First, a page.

BY HUNTER DONELSON
Friendship bracelets are made from thread or bead, given to one another as a sign of companionship and friendship. Many people wear them, but for friends and families at Truman High School they came to represent something more.
“She was shy and awkward but when she came out of her shell she was really bubbly. You could almost say she was weird but in a good way,” said junior cheerleader Sadie Foster.
“Once we got her to open up it was really exciting because she was super sweet and silly,” said sophomore cheerleader Kyleigh Hendrix.
Those are the words used to describe Truman freshman cheerleader Hailey Jeffries. Those words are now past tense. In the early morning hours on August 25th, Jeffries died in a tragic car accident. While the wounds from this tragedy may never fully heal, the Truman community banded together to respond to this unthinkable moment with support and hope.
Even from concrete, a rose can grow. Even from tragedy, Truman cheerleaders found a way to lift spirits. Friendship bracelets began the movement. The Patriots cheer team started creating and selling beaded bracelets with the letters ‘HSA’, standing for ‘Heaven’s Sweetest Angel’. But bracelets were just the beginning of unconditional support over the next few weeks.
“We [the team] would invite her family over to our houses to hang out or even spend the night and make them feel more comfortable, we knew it was hard for them,” said senior cheerleader Gabby Cooper.
It wasn’t just the cheerleaders that were involved in the effort, the entire school came together in honor of Jeffries. And each time someone stepped up it was like adding another bead to the friendship bracelet of community support. Originally the theme for Truman’s first football game was going to be vintage 90’s. However, the theme quickly changed to yellow… Hailey’s favorite color.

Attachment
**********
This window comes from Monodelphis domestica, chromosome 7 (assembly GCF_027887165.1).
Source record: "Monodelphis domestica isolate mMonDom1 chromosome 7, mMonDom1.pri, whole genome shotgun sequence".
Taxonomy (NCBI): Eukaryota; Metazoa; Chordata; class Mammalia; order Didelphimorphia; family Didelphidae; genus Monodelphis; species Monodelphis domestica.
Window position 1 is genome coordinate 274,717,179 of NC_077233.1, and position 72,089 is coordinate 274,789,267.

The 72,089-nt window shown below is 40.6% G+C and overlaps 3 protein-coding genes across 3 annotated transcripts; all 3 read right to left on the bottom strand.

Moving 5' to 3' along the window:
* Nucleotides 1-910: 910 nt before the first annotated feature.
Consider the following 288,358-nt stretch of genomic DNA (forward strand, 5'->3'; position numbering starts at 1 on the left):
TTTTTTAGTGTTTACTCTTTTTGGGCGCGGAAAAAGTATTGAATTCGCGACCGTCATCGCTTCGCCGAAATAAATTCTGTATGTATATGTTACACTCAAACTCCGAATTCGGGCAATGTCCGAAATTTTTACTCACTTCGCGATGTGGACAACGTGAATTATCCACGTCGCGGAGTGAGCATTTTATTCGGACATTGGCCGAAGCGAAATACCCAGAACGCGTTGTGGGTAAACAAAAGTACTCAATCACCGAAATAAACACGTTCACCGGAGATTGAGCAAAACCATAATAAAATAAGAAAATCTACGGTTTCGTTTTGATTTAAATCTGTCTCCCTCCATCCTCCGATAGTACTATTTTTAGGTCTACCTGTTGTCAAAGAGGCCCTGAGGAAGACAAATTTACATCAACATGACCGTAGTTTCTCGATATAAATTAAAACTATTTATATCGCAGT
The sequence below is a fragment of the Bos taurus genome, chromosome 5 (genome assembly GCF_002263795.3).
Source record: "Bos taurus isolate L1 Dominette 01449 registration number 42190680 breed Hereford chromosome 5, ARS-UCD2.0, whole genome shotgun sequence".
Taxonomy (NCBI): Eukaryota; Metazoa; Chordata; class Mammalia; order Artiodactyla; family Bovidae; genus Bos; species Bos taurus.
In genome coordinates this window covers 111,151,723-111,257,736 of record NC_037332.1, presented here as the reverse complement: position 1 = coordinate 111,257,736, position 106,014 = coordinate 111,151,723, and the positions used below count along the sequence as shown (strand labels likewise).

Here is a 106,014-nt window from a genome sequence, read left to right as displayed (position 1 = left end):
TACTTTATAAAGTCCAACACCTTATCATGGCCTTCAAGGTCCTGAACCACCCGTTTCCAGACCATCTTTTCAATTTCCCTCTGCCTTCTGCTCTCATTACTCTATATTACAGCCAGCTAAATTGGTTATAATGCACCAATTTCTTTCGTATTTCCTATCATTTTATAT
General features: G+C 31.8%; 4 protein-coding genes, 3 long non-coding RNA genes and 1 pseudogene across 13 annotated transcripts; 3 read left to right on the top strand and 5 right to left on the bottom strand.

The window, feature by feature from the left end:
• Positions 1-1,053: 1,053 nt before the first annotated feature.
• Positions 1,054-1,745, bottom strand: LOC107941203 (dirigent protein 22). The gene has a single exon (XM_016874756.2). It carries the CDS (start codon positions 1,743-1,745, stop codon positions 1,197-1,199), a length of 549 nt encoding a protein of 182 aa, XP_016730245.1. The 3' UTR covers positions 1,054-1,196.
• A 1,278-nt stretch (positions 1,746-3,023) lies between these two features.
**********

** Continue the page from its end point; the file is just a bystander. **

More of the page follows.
“Once I saw everyone at the game, I realized it was easily the most participation we’ve ever had for a single theme. It was really emotional, I couldn’t imagine how her family felt seeing that,” said senior Taylor Schumann.
With emotions running high, the Patriots’ cheerleaders and Staley’s cheerleaders came together to share a moment of compassion and remembrance. It was a moment that not only captured the raw emotions of the day, but also helped begin a healing process as a rival helped add yet another bead of support. They unexpectedly showed up on Truman’s side of the field for more than just the normal get together of fellow cheerleaders. They showed up with their own bows, colored yellow, in honor of a fellow cheerleader and in support of their opposition. In this moment it was no longer a rivalry or two teams pitted against one another. In this moment, all that mattered was the memory of a tragedy and the strength to move forward.
“Whenever the Staley cheer team came over is when it set in that it was more than just a football game, we were there in support for more than just the football team,” said senior Caleb Allen.